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Mental health trajectories from adolescence to adulthood: Language disorder and other childhood and adolescent risk factors

Published online by Cambridge University Press:  27 November 2015

Lin Bao
Affiliation:
Centre for Addiction and Mental Health
E. B. Brownlie
Affiliation:
Centre for Addiction and Mental Health University of Toronto
Joseph H. Beitchman*
Affiliation:
Centre for Addiction and Mental Health University of Toronto
*
Address correspondence and reprint requests to: Joseph H. Beitchman, Child, Youth and Family Services, Centre for Addiction and Mental Health, 80 Workman Way, Toronto, ON M6J 1H4, Canada; E-mail: Joe.Beitchman@camh.ca.

Abstract

Longitudinal research on mental health development beyond adolescence among nonclinical populations is lacking. This study reports on psychiatric disorder trajectories from late adolescence to young adulthood in relation to childhood and adolescent risk factors. Participants were recruited for a prospective longitudinal study tracing a community sample of 5-year-old children with communication disorders and a matched control cohort to age 31. Psychiatric disorders were measured at ages 19, 25, and 31. Known predictors of psychopathology and two school-related factors specifically associated with language disorder (LD) were measured by self-reports and semistructured interviews. The LD cohort was uniquely characterized by a significantly decreasing disorder trajectory in early adulthood. Special education was associated with differential disorder trajectories between LD and control cohorts, whereas maltreatment history, specific learning disorder, family structure, and maternal psychological distress were associated with consistent trajectories between cohorts. From late adolescence to young adulthood, childhood LD was characterized by a developmentally limited course of psychiatric disorder; maltreatment was consistently characterized by an elevated risk of psychiatric disorder regardless of LD history, whereas special education was associated with significantly decreasing risk of psychiatric disorder only in the presence of LD.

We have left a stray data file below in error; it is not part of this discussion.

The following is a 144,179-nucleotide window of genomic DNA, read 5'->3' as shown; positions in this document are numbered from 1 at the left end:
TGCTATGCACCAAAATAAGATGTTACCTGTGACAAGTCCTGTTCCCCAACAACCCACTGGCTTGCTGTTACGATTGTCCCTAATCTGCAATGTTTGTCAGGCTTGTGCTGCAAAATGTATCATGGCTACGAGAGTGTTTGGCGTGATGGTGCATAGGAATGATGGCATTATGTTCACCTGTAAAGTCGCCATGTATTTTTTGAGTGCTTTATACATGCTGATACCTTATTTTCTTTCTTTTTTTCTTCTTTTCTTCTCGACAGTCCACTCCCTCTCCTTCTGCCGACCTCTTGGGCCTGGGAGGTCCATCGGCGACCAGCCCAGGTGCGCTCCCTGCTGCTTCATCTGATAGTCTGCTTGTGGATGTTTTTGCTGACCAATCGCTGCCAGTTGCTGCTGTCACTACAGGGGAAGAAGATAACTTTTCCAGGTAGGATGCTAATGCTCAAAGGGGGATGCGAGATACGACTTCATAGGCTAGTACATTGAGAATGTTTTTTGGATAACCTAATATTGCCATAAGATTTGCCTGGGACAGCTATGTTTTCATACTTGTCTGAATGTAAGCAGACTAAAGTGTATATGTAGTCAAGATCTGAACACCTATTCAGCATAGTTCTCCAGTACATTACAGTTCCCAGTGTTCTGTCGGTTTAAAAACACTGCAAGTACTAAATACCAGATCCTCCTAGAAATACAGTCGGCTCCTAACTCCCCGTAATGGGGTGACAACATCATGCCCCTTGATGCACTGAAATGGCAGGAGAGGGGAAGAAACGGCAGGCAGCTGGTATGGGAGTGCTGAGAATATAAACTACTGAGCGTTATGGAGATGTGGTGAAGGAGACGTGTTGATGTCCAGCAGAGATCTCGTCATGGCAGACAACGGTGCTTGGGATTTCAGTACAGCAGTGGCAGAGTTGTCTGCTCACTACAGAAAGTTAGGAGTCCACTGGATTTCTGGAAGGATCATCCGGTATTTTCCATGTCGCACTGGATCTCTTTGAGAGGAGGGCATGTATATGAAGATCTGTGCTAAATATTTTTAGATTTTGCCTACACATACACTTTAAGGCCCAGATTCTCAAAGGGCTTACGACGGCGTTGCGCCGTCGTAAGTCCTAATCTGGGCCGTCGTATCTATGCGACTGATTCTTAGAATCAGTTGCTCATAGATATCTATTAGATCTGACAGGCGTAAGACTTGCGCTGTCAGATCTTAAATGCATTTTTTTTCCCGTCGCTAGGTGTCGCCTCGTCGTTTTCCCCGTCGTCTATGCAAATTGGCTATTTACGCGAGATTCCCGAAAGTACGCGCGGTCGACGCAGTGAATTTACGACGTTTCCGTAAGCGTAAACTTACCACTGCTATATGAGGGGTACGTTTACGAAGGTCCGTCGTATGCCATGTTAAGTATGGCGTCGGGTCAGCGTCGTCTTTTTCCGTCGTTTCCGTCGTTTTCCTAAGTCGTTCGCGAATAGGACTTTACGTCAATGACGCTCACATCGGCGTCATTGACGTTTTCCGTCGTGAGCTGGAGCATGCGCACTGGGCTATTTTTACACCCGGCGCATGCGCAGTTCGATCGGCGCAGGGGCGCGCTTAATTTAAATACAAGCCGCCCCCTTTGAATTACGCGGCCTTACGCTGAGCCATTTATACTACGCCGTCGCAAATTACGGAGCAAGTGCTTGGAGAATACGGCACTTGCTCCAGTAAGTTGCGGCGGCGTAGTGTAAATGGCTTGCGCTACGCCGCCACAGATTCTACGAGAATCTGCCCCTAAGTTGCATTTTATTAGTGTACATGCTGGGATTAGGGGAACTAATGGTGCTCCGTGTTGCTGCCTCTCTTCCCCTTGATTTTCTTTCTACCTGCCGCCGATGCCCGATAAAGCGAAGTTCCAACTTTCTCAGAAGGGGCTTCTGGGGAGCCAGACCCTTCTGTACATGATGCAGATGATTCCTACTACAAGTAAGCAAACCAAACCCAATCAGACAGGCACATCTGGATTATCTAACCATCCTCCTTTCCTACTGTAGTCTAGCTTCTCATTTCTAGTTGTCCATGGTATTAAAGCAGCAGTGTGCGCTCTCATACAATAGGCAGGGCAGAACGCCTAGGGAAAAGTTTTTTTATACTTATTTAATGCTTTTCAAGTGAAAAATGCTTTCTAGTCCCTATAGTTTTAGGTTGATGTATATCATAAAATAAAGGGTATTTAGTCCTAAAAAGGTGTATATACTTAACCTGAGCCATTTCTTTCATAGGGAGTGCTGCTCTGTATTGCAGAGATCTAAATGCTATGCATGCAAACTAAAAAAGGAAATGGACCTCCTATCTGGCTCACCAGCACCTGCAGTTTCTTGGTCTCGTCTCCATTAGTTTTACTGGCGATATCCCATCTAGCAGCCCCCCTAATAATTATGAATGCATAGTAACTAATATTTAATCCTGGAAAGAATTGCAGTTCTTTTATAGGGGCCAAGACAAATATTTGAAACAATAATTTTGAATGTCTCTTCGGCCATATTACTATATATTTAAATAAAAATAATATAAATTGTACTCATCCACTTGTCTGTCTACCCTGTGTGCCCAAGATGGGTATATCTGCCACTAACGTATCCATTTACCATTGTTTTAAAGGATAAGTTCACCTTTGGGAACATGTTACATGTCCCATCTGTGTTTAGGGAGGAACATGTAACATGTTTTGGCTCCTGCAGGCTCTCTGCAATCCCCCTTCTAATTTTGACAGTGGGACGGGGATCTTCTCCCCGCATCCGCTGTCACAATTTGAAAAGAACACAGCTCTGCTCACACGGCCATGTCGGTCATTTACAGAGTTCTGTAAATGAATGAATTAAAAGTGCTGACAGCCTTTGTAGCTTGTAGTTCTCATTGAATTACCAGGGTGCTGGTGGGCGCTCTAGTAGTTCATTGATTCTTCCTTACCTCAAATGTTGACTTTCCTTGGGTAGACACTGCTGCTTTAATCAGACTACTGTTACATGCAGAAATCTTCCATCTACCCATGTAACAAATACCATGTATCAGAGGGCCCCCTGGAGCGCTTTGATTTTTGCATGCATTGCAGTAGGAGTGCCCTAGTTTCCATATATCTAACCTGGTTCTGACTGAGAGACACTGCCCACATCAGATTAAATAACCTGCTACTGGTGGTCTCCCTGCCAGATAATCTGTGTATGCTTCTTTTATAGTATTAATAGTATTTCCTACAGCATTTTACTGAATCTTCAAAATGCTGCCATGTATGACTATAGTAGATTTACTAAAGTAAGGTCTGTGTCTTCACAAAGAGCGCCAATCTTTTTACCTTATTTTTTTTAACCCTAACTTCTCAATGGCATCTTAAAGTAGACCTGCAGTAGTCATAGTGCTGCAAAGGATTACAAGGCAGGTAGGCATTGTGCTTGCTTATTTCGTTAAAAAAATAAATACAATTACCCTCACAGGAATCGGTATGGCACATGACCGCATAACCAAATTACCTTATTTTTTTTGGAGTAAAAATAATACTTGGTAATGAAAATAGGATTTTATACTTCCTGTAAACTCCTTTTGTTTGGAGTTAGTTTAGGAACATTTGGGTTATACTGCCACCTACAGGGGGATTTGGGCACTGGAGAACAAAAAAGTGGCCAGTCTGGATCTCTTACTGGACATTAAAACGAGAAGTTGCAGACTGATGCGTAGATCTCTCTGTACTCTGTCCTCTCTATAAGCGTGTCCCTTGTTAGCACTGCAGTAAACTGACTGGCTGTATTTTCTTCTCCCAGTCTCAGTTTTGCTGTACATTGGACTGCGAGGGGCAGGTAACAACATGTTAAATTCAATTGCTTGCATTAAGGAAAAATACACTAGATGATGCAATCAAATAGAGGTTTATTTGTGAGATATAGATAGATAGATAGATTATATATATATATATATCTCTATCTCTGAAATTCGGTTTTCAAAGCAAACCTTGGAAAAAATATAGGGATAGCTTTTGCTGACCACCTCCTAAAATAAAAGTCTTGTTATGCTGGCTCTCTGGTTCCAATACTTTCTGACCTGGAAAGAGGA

Type
Regular Articles
Copyright
Copyright © Cambridge University Press 2015 

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